We all have chores or tasks that we just cannot stand. At work, at home, wherever. We’ll put them off over and over in the vain hope that maybe, if we never unload the dishwasher, the dishes will all melt away and float into the sea, and we won’t have to do it.
For these tasks, the only way I can get myself to do them is to bundle them with a reward. For example, I’ll download a podcast that I really want to listen to and save it for when that chore needs to be done. Or watch terrible true crime TV during the workday when I’m doing things like responding to emails. It might seem silly, but it really does help me.
I’m not sure about the science behind this. But I find that I can calm my brain down if I take at least two potentially distracting senses out of the equation. I do that by wearing headphones (and noise or classical music, but nothing with words) and through scent.
When I was in my teens and early 20s, I mostly worked in restaurants and coffee shops. So everything smelled great all the time. But if I wore the same shirt to class the next day or went to my internship with my hair down, I’d smell my other jobs constantly. It was so distracting.
Out-of-place smells really throw me off. Now that I work from home, I have a lot more control over the physical sensations that I experience. I’ll often light a candle or apply a subtle fragrance under my shirt so that I can feel perfectly comfortable.
Whatever sensory input makes it hard to focus, there are usually ways to at least minimize it to a comfortable level.
5. Drinking a ton of water
Many years ago, I met a woman in her 40s with exquisite skin. I asked her what the secret was. When she told me it was “drink a lot of water,” I ran out and bought the biggest bottle I could find.
The next day, I realized that drinking my weight in water (figuratively speaking, of course) was also beneficial because it gave me a very real way to express my pent-up energy and avoid fits of workplace boredom: The more water I drank, the more often I had to get up and go to the bathroom.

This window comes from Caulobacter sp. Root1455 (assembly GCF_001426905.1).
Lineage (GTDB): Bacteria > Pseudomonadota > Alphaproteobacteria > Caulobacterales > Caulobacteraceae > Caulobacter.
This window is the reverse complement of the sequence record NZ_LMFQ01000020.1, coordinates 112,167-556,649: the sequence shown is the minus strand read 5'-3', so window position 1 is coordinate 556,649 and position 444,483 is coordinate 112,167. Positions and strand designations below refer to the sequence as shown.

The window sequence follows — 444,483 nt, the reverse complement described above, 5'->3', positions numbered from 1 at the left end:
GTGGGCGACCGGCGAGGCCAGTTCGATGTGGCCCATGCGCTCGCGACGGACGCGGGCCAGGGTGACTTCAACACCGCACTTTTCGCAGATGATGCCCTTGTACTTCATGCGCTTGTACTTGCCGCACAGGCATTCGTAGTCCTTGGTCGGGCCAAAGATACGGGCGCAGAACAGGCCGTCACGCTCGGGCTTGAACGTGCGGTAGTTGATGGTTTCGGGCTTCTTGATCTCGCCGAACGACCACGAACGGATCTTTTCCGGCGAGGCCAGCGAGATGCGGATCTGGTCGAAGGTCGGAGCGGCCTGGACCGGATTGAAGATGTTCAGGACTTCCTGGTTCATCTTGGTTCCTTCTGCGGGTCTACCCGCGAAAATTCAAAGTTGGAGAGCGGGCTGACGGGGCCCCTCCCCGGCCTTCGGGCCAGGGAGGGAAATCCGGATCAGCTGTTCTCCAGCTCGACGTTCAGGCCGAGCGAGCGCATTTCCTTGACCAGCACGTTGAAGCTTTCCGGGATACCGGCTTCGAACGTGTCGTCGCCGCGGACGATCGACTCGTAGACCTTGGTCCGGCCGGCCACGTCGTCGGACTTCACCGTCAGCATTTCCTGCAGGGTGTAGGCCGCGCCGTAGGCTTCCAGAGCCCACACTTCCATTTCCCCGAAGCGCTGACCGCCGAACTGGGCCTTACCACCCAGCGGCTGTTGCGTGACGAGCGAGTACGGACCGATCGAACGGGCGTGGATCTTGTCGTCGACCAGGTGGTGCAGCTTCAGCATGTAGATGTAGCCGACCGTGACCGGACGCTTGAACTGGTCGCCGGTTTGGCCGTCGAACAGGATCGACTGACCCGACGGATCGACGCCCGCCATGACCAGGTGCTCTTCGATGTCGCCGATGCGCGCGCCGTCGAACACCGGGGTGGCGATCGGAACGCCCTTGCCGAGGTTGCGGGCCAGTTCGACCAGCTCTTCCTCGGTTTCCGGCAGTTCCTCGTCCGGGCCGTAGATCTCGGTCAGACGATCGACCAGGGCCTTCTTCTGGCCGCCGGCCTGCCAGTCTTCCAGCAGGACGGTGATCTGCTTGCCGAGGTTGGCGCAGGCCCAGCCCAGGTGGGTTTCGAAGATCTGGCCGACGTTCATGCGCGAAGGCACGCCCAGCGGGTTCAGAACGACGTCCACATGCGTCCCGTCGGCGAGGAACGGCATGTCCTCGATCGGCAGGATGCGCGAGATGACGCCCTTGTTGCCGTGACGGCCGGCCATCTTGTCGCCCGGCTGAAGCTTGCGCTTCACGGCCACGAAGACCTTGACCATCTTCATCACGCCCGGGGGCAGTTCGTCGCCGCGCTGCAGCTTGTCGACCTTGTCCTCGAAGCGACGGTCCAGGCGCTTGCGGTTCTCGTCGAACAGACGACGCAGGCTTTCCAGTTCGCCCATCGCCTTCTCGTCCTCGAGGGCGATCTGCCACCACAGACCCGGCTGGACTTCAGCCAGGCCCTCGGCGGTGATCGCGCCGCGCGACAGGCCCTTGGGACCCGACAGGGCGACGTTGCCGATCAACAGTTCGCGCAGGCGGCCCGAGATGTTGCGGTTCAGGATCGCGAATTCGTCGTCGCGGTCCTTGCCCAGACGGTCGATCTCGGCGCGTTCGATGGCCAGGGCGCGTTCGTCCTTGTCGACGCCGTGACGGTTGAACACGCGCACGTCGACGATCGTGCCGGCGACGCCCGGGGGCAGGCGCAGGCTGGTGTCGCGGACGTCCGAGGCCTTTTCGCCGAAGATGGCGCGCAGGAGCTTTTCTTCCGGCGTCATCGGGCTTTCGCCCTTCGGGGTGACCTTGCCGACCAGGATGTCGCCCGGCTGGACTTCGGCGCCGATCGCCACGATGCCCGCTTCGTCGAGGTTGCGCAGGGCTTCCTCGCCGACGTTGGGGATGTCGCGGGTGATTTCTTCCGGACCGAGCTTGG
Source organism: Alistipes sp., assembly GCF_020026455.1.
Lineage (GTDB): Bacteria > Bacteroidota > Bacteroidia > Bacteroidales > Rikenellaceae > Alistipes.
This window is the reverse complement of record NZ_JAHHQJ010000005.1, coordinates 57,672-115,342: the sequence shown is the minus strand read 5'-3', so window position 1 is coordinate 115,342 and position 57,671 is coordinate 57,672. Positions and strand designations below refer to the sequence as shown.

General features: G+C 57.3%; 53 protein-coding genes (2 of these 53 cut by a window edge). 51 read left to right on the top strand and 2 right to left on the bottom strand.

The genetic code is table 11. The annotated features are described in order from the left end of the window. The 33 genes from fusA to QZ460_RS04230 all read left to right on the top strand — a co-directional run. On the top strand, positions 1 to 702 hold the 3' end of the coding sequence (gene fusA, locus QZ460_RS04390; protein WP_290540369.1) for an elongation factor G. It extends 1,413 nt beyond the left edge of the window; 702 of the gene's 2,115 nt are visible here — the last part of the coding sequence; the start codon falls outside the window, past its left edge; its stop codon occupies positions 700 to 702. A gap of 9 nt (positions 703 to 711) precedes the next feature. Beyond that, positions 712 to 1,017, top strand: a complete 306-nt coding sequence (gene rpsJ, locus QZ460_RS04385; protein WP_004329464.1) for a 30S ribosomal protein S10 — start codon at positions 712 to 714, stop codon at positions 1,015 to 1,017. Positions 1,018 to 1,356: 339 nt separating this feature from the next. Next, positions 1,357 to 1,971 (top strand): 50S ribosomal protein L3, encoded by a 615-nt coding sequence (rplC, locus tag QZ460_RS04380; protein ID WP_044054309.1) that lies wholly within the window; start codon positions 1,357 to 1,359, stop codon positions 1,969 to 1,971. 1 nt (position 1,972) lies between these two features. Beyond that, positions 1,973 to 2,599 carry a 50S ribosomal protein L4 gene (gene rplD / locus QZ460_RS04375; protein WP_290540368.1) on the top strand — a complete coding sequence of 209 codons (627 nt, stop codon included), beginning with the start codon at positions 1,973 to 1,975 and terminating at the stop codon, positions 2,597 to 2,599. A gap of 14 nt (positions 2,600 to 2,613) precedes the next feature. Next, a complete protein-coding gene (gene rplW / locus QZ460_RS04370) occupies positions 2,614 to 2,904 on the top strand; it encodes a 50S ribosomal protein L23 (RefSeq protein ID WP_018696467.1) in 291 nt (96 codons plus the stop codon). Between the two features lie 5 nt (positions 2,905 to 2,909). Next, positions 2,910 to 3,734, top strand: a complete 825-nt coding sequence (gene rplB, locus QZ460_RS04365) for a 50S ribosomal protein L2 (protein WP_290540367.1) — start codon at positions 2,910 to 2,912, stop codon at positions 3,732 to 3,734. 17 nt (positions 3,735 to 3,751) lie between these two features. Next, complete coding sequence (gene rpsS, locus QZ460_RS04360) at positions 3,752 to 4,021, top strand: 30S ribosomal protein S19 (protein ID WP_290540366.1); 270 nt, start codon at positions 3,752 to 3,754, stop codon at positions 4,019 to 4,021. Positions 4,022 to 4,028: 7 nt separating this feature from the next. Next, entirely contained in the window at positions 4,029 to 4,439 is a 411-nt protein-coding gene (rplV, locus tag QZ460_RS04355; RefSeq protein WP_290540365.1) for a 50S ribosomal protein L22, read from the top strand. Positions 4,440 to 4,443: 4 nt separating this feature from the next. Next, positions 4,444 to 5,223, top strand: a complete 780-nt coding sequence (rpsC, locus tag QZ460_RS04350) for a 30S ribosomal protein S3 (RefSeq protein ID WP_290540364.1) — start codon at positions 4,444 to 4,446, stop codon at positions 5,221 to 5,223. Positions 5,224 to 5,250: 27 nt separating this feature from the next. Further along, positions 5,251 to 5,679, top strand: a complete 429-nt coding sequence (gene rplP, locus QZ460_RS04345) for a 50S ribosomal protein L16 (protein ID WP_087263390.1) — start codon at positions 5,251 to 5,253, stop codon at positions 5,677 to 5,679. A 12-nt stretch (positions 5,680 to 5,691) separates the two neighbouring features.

One of the greatest perils of ADHD is boredom. I can be bored to the point of becoming drowsy. But I can break it up by staying well hydrated. Taking a sip of very cold water can help give my brain something novel to focus on, and it ensures me that I’ll have to get up and walk around at some point.
ADHD at work: Find strategies that work for you
Many more people have some choice and control over how they work now. Keeping the chaos of ADHD at bay is mostly an exercise in figuring out what you don’t like and then eliminating or reducing those things as much as you can.
Sometimes it’s as easy as putting in headphones. Other times, it may require an uncomfortable chat. (“Janet, I really need you to respect the ‘Working Time — Do Not Disturb’ block I put on my calendar.”)
But whatever they may be, the specific shifts you make for your own comfort and ability are valid, important, and worthy of respect.
Originally published on our Medium publication for/by. Check out our full collection of stories by adults who learn and think differently.
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About the author
About the author
Hanna Brooks Olsen is a writer and consultant living in Oregon. In between writing projects, she fosters dogs and tries to garden to middling success.